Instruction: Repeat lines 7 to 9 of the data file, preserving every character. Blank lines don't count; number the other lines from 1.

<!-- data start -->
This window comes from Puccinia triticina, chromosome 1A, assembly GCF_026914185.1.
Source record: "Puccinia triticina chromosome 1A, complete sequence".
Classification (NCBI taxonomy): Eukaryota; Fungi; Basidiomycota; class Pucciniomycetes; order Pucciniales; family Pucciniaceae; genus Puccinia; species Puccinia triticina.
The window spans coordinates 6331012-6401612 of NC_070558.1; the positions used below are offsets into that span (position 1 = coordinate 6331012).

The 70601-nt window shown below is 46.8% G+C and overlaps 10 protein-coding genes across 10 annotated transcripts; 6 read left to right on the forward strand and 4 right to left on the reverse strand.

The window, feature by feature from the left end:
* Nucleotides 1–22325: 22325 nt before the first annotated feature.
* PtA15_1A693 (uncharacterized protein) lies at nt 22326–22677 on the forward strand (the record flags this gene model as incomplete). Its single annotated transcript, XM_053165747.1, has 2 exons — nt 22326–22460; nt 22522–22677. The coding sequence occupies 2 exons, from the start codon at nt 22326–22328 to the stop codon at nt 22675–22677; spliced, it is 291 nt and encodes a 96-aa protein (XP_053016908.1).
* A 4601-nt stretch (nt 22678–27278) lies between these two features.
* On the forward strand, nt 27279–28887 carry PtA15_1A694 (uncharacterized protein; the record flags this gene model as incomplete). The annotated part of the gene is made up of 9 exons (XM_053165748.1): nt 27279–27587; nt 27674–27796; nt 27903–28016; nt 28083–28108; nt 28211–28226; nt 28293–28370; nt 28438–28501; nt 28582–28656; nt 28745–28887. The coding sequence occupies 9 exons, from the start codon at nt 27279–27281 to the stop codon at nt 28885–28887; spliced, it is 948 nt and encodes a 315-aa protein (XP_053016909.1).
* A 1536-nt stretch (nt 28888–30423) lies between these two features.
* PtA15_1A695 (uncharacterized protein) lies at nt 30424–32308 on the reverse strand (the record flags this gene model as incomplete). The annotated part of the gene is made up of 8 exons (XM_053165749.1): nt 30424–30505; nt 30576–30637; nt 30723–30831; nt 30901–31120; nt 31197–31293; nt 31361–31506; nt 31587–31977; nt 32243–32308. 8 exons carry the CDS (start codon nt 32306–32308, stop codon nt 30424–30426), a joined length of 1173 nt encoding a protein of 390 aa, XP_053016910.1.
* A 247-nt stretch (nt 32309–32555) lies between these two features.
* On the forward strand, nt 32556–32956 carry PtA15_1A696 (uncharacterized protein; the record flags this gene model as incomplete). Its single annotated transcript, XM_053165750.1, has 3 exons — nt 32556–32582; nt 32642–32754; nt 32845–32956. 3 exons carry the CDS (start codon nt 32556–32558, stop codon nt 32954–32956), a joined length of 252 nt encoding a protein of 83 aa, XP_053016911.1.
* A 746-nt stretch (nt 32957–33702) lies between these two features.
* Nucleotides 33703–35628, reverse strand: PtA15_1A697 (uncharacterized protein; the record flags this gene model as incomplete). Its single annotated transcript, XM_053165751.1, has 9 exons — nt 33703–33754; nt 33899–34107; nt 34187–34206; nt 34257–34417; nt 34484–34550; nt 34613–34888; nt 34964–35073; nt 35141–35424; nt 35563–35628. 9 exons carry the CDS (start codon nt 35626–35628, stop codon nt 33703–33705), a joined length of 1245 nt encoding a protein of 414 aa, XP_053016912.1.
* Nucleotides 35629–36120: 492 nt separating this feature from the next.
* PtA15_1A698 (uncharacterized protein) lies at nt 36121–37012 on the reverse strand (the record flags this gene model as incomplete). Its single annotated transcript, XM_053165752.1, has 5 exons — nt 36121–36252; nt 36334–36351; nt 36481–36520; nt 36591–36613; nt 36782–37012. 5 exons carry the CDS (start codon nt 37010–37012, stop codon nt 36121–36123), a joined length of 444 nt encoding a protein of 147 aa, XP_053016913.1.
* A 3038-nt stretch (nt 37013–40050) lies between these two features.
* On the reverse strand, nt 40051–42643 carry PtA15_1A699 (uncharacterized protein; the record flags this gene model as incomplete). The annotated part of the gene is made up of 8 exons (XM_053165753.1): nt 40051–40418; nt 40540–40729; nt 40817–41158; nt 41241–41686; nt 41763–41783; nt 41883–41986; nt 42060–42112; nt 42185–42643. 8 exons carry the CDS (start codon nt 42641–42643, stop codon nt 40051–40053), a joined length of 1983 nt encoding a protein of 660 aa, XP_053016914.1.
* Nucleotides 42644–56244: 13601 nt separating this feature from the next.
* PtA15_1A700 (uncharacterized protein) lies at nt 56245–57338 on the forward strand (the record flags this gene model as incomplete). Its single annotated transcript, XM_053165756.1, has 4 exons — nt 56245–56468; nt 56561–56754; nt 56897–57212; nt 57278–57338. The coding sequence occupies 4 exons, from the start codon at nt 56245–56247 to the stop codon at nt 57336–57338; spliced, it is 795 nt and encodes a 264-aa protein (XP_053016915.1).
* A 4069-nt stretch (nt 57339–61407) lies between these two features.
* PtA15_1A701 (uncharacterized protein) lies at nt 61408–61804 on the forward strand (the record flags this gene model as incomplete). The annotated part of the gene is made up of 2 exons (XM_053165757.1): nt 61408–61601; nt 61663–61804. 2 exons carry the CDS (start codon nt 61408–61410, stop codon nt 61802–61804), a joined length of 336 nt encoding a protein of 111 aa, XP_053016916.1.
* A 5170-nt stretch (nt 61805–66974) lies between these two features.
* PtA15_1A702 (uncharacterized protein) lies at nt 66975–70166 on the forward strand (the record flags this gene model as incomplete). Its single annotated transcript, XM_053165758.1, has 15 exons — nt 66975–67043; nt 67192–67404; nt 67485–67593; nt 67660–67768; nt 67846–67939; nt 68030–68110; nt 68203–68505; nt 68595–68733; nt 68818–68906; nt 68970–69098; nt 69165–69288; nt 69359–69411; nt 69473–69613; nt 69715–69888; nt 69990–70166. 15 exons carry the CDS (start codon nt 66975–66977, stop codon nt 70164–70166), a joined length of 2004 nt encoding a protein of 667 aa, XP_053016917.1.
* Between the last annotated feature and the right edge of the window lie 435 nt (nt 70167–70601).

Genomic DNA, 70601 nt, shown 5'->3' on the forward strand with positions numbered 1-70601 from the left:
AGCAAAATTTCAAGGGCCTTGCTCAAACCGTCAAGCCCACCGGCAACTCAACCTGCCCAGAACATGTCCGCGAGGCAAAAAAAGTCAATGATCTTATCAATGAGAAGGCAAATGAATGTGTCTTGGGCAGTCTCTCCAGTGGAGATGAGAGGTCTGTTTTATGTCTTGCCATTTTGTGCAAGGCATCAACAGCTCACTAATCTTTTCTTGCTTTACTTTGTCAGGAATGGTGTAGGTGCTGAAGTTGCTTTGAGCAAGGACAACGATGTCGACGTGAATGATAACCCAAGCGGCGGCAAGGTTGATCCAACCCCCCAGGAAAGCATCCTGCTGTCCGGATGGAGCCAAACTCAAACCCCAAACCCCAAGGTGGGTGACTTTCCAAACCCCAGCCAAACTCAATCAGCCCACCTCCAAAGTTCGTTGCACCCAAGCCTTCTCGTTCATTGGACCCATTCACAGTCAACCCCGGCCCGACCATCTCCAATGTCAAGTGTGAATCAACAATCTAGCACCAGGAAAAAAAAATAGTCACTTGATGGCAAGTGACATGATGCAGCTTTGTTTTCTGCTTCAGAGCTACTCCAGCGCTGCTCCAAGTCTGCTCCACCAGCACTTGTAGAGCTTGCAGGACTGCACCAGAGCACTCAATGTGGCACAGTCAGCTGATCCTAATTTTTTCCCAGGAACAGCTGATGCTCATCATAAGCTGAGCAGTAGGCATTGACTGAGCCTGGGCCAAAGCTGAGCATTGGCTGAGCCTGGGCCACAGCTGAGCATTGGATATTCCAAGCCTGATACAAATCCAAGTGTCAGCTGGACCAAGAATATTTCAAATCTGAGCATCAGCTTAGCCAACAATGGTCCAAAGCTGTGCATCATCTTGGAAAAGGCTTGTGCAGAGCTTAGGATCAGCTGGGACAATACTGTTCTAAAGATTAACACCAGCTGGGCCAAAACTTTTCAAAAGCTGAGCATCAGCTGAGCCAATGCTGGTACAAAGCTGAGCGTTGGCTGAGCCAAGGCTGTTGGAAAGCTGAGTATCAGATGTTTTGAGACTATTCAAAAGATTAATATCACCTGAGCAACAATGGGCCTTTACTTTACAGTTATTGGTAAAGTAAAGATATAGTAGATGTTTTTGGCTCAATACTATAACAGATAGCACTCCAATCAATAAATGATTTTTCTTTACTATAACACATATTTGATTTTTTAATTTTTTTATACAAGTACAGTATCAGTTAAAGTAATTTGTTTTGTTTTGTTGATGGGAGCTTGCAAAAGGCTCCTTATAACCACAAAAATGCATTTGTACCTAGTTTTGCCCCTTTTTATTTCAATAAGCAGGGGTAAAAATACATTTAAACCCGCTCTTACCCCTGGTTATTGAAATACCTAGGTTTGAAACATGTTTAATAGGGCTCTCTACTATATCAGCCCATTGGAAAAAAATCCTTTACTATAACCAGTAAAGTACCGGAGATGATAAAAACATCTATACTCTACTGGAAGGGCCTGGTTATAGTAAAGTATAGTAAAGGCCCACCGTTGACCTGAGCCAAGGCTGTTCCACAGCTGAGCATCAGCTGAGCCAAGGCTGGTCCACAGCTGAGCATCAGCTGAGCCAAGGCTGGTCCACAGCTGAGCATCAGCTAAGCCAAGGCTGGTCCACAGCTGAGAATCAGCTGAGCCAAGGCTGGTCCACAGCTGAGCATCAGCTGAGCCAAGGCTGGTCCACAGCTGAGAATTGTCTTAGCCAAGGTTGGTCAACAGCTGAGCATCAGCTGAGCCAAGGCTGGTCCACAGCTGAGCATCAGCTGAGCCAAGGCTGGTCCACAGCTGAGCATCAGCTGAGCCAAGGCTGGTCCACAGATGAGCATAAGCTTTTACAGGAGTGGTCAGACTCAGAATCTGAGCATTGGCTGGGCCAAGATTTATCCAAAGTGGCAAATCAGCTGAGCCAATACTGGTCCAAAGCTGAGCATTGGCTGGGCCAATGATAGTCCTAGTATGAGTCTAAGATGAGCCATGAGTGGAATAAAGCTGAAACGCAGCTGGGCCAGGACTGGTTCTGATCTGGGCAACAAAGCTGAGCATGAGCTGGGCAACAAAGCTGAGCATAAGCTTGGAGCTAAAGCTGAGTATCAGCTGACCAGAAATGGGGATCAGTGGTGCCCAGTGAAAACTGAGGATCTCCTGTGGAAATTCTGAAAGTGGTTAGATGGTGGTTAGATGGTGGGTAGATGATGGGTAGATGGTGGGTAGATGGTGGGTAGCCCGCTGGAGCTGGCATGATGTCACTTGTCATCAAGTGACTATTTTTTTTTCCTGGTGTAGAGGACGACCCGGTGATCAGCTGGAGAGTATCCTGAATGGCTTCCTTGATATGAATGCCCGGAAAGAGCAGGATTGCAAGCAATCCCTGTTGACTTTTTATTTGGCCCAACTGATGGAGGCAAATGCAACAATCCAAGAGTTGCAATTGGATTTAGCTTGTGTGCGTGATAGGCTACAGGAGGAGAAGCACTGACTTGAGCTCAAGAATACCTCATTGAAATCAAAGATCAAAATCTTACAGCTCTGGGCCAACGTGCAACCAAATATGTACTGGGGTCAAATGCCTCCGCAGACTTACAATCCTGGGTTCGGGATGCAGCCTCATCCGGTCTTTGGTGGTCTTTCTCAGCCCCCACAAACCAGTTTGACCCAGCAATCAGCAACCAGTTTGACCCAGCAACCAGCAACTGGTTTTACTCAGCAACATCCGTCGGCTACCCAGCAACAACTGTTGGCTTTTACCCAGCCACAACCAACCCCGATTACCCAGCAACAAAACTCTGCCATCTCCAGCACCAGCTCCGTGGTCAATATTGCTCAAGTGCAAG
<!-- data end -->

* Nucleotides 1–22325: 22325 nt before the first annotated feature.
* PtA15_1A693 (uncharacterized protein) lies at nt 22326–22677 on the forward strand (the record flags this gene model as incomplete). Its single annotated transcript, XM_053165747.1, has 2 exons — nt 22326–22460; nt 22522–22677. The coding sequence occupies 2 exons, from the start codon at nt 22326–22328 to the stop codon at nt 22675–22677; spliced, it is 291 nt and encodes a 96-aa protein (XP_053016908.1).
* A 4601-nt stretch (nt 22678–27278) lies between these two features.